Commodities Crash: A Market Economist’s Nightmare

Do you remember the first great internet investment bubble of the late 1990s?

Hundreds of millions of dollars were invested in astonishingly flimsy firms like Pets.com and drkoop.com. The NASDAQ market, host to many of the Initial Public Offerings (IPOs) that attracted funds to these companies, witnessed its composite index quintuple in value in just six brief years between 1995 (when it surpassed 1,000 for the first time) and 2001. But then, like all bubbles, the index valuation crashed, collapsing back to a value slightly above 1,100 by late 2002.

At the time of the crash, many American investors swore that they would never again be beguiled by future bubble markets, promising to restrict their funding decisions to more stable industry sectors. And yet, just a few years later, rock-bottom mortgage interest rates created a mammoth real estate bubble, supported by the irrational proposition that home investment valuations in the United States could never decline in absolute terms. Nevertheless, when that bubble burst in late 2008, it nearly brought the entire global economy down with it.

Have global investors learned their lessons about avoiding manic bubbles? Apparently not! In fact, yet another investment sector appeared to gyrate towards a crash last week, one so universally significant that it is giving market economists nightmares.

Silver and Gold and Oil, Oh My!

The sound of the largest crash last week came from the silver market. The value of silver, having soared by 57% during the first four months of 2011, suddenly reversed direction and fell more than 25% during the first five trading days of May.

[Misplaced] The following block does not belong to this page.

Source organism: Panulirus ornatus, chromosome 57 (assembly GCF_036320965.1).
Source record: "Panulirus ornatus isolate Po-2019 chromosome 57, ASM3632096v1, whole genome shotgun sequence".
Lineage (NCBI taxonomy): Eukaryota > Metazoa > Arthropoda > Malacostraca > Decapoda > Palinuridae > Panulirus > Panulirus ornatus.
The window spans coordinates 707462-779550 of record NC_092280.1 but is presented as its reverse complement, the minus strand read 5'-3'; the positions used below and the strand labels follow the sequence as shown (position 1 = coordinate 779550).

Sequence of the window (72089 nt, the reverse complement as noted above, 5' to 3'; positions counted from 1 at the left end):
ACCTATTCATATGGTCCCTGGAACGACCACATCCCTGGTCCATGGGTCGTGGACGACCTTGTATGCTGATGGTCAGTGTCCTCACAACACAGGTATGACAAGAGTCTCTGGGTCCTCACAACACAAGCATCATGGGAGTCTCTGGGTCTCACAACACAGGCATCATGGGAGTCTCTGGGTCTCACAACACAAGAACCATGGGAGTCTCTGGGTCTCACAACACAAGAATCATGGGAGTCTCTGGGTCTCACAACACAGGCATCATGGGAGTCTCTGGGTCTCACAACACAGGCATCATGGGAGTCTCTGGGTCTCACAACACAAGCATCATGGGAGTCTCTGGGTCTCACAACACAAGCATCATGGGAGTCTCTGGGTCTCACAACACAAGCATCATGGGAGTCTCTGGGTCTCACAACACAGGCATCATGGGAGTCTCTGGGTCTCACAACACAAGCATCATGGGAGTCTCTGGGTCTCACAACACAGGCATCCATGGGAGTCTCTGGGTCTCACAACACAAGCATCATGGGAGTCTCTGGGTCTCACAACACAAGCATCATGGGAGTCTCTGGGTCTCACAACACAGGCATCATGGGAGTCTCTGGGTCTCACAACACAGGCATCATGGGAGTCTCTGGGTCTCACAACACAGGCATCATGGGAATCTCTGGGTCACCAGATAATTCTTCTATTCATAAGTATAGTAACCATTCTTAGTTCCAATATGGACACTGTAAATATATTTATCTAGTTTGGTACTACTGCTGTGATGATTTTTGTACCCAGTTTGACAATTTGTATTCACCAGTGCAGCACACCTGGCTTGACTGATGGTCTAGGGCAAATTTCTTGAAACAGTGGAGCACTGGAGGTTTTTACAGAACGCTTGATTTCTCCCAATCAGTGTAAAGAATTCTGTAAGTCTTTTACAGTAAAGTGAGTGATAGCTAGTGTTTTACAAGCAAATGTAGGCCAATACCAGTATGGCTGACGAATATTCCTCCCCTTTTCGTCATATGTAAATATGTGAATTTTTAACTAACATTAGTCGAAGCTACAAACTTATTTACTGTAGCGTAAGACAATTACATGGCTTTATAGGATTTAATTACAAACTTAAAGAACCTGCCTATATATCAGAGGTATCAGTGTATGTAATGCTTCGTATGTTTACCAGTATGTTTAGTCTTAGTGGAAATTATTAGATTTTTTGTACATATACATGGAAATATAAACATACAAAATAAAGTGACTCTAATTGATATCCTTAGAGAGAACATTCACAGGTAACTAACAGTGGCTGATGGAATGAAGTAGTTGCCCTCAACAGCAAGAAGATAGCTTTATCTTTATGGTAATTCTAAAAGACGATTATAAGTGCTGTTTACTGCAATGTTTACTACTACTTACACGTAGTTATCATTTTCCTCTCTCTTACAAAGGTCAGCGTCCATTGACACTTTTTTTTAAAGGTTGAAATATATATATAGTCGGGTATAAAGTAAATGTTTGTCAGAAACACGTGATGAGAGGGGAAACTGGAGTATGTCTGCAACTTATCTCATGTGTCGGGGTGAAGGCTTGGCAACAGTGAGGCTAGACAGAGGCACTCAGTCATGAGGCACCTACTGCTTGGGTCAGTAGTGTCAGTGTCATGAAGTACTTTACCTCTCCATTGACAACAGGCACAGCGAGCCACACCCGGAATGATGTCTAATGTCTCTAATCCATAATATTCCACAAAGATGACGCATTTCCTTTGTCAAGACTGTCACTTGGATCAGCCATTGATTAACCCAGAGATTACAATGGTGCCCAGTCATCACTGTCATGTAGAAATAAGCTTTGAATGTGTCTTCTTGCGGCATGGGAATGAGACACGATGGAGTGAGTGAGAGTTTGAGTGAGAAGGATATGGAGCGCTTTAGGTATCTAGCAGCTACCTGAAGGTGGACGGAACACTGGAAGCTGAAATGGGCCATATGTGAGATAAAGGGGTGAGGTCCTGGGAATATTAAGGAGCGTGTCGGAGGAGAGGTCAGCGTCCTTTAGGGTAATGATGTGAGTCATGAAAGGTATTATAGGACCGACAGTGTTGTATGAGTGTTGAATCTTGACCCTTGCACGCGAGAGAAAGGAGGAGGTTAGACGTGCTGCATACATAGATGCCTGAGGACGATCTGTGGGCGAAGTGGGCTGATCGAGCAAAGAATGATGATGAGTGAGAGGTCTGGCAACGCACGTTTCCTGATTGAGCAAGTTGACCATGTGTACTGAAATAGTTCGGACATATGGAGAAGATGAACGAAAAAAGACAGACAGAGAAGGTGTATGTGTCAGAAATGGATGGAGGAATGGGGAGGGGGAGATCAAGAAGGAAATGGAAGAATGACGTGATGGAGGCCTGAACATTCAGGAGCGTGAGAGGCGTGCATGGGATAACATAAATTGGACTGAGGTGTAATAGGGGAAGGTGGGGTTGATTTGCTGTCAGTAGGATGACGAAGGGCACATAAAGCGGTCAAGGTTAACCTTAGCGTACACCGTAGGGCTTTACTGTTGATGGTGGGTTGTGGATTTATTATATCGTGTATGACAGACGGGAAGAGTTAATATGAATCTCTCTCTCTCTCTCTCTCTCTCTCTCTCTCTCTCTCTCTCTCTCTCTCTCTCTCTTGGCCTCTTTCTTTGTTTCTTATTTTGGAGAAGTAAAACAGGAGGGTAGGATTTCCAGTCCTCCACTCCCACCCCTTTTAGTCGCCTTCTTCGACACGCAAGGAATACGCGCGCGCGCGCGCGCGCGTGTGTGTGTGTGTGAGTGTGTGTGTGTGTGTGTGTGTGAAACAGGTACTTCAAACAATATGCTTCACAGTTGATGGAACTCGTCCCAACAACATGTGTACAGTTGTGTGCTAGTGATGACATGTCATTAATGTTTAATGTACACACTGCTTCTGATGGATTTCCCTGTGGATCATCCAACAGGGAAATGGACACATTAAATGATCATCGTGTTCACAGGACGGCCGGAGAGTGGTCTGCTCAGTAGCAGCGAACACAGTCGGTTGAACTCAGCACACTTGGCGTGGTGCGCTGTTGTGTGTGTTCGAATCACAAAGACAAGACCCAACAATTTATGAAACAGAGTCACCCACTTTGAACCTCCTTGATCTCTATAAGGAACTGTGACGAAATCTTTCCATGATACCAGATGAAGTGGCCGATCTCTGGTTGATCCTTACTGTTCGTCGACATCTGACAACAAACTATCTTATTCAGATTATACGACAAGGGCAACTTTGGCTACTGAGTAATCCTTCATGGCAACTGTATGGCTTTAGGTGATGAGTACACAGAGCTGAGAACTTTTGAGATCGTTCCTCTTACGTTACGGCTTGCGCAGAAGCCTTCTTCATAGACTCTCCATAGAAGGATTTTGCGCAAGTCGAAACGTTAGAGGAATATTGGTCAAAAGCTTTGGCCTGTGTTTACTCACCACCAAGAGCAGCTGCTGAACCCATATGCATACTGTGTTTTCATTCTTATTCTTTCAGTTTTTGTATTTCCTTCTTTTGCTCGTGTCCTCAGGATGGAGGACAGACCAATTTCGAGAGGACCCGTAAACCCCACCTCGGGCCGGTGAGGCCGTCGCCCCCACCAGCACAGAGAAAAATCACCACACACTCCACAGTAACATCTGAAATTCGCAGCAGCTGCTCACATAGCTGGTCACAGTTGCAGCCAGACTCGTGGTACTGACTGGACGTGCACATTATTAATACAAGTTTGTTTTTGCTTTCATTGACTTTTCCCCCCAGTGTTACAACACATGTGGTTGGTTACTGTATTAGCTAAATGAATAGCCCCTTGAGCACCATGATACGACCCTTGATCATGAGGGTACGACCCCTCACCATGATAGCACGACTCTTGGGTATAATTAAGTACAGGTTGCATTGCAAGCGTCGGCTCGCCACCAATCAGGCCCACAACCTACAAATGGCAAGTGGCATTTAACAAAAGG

And yet gold, too, went into a tailspin. After having jumped from $1,000 to $1,541 between September 2009 and April 2011, it suddenly slumped by close to 5% during the most recent four trading days. And oil, having soared from $33 per barrel in January 2009 to levels beyond $100 per barrel in February 2011, fell by almost 15% last week.

Pundits blamed these sudden lurches in commodity values on investment speculators who buy and sell vast quantities of these materials on the global markets. Unfortunately, though, firms that use these commodities for industrial and consumer applications must purchase them on the same global markets. Inevitably, when prices fluctuate so dramatically, corporate planning activities for the future — as well as their operations activities in the present — become unmanageable.

Ripple Effects

Gold, for instance, is more than just a glittering metal that is shaped into rings and necklaces. It is also an excellent conductor of electricity, and is therefore employed as an industrial component in many types of electronics equipment. Manufacturers of computers and cell phones thus feel their profits pinched whenever speculators drive up the cost of the precious commodity.